Across California, law enforcement agencies have spent millions in taxpayer funds purchasing weapons from dealers with a history of failing to comply with federal firearms regulations, finds an analysis by the nonprofit Brady: United Against Gun Violence. The analysis says that at least 90 California law enforcement agencies have spent more than $20 million buying firearms, ammunition, and other gear from at least six federally licensed firearms dealers with a history of violating firearms laws, including failing to report sales involving multiple weapons, a key indicator for the Bureau of Alcohol, Tobacco, Firearms, and Explosives in identifying straw purchasers and potential firearms trafficking, reports The Intercept. “Using taxpayer money to buy guns from dealers with a history of noncompliance with gun safety laws is counterproductive, to say the least,” said Erica Rice of Brady’s Combating Crime Guns Initiative. The review is part of Brady’s ongoing Gun Store Transparency Project, a collection of thousands of ATF records on enforcement actions the agency has taken against licensed gun sellers for serious violations of federal law. California has among the most extensive gun regulations, and yet taxpayer dollars are still being used to buy firearms from dealers that have racked up serious infractions. The purchasing records reviewed by Brady represent just a small fraction of the state’s 531 law enforcement agencies — meaning that many more agencies could be supplied by problematic dealers. Rice said, "If taxpayer dollars in California are being spent at gun dealers who have been cited for violating the law, then it is likely happening in other states too.”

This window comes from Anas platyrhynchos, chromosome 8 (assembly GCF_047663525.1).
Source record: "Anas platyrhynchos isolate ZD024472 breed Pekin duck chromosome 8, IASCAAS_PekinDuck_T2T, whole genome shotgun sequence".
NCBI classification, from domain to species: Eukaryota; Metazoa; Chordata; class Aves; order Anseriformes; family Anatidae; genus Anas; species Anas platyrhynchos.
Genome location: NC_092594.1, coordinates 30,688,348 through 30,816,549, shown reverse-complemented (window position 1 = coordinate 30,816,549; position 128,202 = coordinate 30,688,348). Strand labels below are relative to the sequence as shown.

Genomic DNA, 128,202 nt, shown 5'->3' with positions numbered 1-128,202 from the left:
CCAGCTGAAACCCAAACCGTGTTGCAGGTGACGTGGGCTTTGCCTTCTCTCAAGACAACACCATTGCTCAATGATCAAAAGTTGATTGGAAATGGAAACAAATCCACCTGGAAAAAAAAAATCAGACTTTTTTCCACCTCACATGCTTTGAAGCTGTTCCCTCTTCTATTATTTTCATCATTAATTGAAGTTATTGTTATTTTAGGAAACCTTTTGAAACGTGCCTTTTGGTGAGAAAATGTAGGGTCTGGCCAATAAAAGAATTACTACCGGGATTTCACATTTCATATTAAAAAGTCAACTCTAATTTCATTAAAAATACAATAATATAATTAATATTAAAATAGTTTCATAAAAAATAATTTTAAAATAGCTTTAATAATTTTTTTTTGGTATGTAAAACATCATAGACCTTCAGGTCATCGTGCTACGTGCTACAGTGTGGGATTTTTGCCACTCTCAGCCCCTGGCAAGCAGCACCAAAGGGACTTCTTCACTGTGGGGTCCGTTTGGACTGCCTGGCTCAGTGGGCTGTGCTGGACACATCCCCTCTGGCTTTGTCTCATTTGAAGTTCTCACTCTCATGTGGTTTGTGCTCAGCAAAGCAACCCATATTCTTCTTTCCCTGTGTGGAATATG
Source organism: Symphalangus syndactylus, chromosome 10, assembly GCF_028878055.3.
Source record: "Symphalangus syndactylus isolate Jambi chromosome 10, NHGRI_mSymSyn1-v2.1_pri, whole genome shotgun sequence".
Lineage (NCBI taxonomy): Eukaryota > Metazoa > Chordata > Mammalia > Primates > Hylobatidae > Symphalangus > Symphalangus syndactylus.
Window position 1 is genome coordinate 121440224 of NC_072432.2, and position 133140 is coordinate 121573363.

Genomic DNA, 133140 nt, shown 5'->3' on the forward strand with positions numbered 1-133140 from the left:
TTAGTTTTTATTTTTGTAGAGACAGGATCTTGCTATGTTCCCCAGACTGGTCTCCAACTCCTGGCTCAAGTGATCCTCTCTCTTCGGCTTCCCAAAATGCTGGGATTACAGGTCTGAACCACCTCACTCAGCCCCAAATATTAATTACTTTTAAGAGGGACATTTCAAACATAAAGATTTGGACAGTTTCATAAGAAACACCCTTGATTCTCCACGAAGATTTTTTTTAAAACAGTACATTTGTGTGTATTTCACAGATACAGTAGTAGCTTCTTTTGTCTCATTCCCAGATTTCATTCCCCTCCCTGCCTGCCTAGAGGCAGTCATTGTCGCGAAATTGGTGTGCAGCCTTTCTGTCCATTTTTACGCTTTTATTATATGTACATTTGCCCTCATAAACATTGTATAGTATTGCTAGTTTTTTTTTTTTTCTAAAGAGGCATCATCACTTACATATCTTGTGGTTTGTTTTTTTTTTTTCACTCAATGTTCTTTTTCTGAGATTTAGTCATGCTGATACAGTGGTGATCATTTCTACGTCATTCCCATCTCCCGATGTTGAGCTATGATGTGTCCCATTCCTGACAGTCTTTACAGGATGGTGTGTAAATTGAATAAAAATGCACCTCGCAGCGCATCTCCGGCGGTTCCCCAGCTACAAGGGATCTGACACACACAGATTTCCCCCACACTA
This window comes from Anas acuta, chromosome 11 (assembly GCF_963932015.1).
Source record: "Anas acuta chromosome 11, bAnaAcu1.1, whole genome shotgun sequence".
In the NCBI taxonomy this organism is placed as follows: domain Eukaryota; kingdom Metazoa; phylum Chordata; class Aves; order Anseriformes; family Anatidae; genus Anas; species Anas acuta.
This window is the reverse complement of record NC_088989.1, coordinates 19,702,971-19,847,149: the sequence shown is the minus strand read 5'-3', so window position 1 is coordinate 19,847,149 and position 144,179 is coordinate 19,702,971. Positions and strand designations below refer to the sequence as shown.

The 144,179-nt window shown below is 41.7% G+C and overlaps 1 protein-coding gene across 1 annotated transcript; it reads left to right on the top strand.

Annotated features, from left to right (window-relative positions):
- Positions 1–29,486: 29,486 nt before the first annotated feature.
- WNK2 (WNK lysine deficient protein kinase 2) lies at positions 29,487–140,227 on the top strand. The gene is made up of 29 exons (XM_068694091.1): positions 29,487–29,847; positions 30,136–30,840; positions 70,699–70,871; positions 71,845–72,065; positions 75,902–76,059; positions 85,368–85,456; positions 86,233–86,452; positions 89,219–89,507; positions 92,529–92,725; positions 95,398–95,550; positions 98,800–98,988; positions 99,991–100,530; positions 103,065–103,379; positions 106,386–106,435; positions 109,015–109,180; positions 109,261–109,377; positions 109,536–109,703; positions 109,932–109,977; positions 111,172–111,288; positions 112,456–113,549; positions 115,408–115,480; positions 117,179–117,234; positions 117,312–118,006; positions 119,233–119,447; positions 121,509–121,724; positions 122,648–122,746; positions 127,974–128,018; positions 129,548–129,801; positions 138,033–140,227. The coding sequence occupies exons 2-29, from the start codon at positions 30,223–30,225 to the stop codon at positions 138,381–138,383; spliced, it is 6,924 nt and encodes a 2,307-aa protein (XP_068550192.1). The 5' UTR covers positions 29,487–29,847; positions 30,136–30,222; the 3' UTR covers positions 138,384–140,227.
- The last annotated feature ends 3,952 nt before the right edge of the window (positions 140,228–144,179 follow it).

LC Action Police Supply in San Jose, a dealer whose clientele is predominately law enforcement agencies, state-certified private security officers, and other firearms dealers, according to ATF, has been cited for 41 violations of federal firearms laws — the majority repeat infractions — during eight inspections since 1995. During a 2018 inspection, ATF cited LC Action for seven violations, including failing to timely report a sale of multiple weapons and failing to record various background check information. Brady also reviewed more than $4 million in purchases from Adamson Police Products by 64 law enforcement agencies. Adamson has its own troubling history with the ATF. In 2016, the agency found that the dealer’s Livermore store violated federal requirements regarding the possession and sale of short-barrel rifles, which are subject to stringent regulation. Cities across the U.S. spend more than $5 billion per year on guns alone (ammunition and other supplies account for billions more). ATF has recognized that federal firearms licensees are the front line against the diversion of firearms into the illegal market, and there is evidence that dealer business practices can lead to reductions in trafficking and crime. Brady says it is critical to ensure that dealers comply with gun laws and that government entities purchasing weapons do so only from responsible dealers that adopt model policies like the Gun Dealer Code of Conduct.